Alex: The thing about running your code in Python is that you have to have somewhere to run it, and that's probably going to be something like a server. Whereas if you run it in DynamoDB, that's serverless. And as we know, that's much better.
Corey: Oh, absolutely because that's the whole point of modern architectures, where we wind up taking things that exist today, and then calling them crap, and reimagining them from first principles, just like we would on Hacker News, and turning them into far future ways that doesn't add much value but does let us re architect everything we've done yet again and win points on the internet which, as we all know, is what it's all about. And I'm extremely impressed by this, but my question now is, so as you've figured this out, what got you to a point where you looked at a database and said, “You know what? I bet I can make that a calculator.” How do you get there from here?
Alex: So, in this specific case, I’d done just a little bit of work with DynamoDB already, and I sort of had a vague notion that you could do something like this, but I'd never really understood. It was this API that I knew existed, and so I just started working through the documentation, pulling apart examples, and discovering, “Oh, yes, actually, this API can do this,” And in the process, actually came up with a much better understanding of the API than I had before.
Corey: One of the interesting pieces to me is that there's a certain class of people—and I refer to y'all as code terrorists, and I aspire to be one on some level—I look at something and my immediate question is, how can I misuse this? Kevin Kuchta, for example, was able to build a serverless URL shortener with Lambda—just Lambda; no data store. It was a self-modifying Lambda function, which is just awesome, and terrible, and wonderful all at the same time. And you've done something similar, and I have, in the sense of getting Route 53 to work as a relational database, sort of. And whenever I describe these things to people, they look at me in the strangest and arguably saddest ways that are just terrible, absolutely terrible.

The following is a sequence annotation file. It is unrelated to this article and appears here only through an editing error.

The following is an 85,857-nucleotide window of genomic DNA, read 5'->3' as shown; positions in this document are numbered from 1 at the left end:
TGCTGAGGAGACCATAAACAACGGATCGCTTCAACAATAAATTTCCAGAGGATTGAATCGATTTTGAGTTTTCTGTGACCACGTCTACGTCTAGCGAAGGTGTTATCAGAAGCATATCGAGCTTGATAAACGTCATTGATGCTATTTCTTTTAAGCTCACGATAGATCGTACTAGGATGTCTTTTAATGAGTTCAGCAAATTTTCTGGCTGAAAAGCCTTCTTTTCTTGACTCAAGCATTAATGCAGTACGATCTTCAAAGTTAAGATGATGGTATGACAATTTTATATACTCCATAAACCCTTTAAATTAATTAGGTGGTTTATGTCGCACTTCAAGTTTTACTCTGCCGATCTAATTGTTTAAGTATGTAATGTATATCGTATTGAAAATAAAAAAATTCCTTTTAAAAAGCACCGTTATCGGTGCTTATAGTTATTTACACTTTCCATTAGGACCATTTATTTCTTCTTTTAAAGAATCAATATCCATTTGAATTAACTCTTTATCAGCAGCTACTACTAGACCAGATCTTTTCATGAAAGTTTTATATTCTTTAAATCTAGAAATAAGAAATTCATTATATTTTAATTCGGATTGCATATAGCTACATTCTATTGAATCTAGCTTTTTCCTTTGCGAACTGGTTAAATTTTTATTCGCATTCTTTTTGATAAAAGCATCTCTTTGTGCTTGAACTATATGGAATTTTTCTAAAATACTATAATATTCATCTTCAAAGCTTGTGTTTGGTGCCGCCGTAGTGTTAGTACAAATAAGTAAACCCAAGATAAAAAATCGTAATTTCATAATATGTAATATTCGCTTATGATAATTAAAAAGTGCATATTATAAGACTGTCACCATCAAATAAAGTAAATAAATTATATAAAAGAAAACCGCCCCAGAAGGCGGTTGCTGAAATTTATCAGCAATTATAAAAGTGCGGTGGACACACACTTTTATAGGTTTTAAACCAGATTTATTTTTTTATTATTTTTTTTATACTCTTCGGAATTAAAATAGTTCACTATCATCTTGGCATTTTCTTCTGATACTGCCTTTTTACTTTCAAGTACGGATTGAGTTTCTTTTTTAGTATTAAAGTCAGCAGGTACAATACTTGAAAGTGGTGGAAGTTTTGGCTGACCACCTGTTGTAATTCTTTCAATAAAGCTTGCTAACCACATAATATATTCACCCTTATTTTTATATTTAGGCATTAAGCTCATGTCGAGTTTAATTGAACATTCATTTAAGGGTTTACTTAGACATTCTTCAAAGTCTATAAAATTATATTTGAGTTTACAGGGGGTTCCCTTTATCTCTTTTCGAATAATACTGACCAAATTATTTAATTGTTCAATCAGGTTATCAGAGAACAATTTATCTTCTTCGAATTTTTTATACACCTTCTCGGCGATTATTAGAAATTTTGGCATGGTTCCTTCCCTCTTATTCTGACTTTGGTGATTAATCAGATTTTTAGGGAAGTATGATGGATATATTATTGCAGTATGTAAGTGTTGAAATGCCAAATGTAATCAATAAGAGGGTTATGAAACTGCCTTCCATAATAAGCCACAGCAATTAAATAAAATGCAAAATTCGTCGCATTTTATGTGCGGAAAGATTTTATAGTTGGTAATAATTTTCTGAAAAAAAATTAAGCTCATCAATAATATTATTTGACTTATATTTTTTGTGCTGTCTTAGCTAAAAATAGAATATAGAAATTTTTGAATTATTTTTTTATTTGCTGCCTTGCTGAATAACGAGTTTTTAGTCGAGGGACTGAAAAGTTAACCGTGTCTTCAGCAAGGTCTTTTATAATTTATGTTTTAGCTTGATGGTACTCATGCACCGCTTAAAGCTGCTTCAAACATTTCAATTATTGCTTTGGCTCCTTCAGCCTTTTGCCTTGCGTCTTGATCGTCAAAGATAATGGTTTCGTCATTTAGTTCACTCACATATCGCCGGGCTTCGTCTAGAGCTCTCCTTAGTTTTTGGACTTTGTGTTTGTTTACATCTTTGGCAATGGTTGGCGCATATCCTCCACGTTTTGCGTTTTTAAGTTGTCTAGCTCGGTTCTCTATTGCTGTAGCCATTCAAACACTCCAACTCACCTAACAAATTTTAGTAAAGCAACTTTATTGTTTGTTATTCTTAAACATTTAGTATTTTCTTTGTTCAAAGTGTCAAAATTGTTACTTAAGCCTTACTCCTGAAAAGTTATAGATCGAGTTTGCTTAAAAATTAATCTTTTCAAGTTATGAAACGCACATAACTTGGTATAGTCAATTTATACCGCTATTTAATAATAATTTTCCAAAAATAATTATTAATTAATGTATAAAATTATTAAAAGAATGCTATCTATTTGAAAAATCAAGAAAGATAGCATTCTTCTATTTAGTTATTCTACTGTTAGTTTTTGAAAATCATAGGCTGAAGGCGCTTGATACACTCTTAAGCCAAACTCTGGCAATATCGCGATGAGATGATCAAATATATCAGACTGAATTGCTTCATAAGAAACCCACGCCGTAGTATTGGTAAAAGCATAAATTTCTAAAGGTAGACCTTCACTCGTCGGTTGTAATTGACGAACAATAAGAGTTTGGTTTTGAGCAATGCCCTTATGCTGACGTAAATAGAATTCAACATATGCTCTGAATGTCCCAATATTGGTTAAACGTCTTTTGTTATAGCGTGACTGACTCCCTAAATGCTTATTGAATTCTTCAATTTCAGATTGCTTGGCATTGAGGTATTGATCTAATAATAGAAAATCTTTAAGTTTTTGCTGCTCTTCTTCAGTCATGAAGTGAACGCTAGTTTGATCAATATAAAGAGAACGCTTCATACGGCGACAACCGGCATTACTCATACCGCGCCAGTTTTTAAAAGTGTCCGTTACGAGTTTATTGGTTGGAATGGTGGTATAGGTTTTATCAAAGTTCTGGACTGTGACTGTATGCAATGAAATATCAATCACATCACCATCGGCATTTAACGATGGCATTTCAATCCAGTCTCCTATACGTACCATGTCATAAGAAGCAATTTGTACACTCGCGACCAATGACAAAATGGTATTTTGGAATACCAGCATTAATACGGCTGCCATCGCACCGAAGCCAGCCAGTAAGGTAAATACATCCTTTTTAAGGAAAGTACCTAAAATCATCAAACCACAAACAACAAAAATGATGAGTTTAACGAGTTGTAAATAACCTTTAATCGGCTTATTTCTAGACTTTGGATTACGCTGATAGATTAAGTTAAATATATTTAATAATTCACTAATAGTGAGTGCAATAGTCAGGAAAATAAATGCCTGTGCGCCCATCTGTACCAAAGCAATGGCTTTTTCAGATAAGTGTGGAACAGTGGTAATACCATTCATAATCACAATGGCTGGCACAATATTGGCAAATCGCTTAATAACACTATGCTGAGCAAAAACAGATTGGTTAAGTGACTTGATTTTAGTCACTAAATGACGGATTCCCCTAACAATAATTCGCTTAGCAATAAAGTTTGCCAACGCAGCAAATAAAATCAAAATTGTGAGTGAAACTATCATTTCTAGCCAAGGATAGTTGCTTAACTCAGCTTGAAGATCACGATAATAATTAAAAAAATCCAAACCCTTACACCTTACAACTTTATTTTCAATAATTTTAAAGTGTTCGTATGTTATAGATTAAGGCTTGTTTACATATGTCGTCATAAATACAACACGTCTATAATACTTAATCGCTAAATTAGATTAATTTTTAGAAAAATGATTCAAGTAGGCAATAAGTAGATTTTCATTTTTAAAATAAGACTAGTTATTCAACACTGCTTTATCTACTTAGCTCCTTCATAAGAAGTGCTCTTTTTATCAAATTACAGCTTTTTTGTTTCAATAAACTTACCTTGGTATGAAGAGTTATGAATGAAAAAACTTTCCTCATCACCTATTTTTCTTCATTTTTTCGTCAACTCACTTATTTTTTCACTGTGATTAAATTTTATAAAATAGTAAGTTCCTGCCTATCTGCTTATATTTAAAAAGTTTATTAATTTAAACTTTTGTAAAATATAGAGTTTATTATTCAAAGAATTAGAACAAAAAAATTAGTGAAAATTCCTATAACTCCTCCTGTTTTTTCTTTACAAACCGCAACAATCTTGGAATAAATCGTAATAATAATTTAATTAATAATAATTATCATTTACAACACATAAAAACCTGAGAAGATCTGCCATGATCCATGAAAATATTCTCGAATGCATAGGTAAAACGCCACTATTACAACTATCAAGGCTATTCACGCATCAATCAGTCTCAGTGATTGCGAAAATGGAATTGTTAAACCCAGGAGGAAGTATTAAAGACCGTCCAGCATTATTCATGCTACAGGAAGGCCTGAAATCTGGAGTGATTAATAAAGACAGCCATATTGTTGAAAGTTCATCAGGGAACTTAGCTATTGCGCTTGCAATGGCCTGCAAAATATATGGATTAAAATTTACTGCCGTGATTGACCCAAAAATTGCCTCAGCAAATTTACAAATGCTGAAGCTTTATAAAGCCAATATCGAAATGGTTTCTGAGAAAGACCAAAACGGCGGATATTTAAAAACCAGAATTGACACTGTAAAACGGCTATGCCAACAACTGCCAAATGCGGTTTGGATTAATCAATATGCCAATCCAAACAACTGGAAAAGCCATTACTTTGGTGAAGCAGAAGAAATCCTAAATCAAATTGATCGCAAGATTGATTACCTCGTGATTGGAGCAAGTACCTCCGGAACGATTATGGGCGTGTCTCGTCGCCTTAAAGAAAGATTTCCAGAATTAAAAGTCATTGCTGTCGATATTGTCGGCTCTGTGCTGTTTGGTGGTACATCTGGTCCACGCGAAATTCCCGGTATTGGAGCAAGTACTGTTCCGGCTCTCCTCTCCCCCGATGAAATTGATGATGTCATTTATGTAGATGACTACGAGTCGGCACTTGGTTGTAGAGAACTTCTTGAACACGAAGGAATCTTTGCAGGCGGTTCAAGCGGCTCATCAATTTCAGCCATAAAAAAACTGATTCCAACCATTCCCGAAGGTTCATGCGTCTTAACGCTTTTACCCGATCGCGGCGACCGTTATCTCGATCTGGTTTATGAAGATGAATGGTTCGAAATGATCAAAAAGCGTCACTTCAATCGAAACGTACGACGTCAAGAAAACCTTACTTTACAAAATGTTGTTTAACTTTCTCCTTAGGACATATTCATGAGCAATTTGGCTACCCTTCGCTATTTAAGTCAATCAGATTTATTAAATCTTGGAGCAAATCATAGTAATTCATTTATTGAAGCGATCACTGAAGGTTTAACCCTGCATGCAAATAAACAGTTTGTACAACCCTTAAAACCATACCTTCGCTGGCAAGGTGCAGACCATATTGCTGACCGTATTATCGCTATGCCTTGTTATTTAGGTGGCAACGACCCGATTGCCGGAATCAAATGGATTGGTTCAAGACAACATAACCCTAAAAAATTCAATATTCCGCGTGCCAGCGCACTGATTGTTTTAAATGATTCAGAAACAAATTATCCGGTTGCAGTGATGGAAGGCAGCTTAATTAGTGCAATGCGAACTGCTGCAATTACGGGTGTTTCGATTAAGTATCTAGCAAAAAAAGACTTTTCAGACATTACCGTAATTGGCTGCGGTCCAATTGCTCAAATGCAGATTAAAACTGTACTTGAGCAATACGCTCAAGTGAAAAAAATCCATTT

I love the idea, I love the approach, I love the ethos, and I want to see more of it, but there's a long time that goes between me coming up with something like Route 53 as a database, and then there's a drought, and then eventually someone like you comes up with now we're going to use Dynamo as a calculator. How do we get more of this? I want to have these conversations more than once every six months.
Alex: How do we get more of this? I think, first of all, just coming up with the ideas and actually putting them into people's hands. We don't necessarily need to be the people who do them. Obviously, this DynamoDB as a calculator came about because of a throwaway comment you made on a video that I watched. So, if we can think of ways to, I don’t know, use SQS as persistent storage, or use SNS for two-way communication, and then you put those ideas out there and it will fit in someone's head—and hopefully someone who knows a bit more about these things—and they will start to think about it, and they will know what the edge cases are, and what the little bits of API they can exploit. And that's how these things come about, I think. But we've got to go out there and plant the idea in somebody else's head, and then let them sit on it three months, and then finally go, “Aha. I know how I'm going to do that.”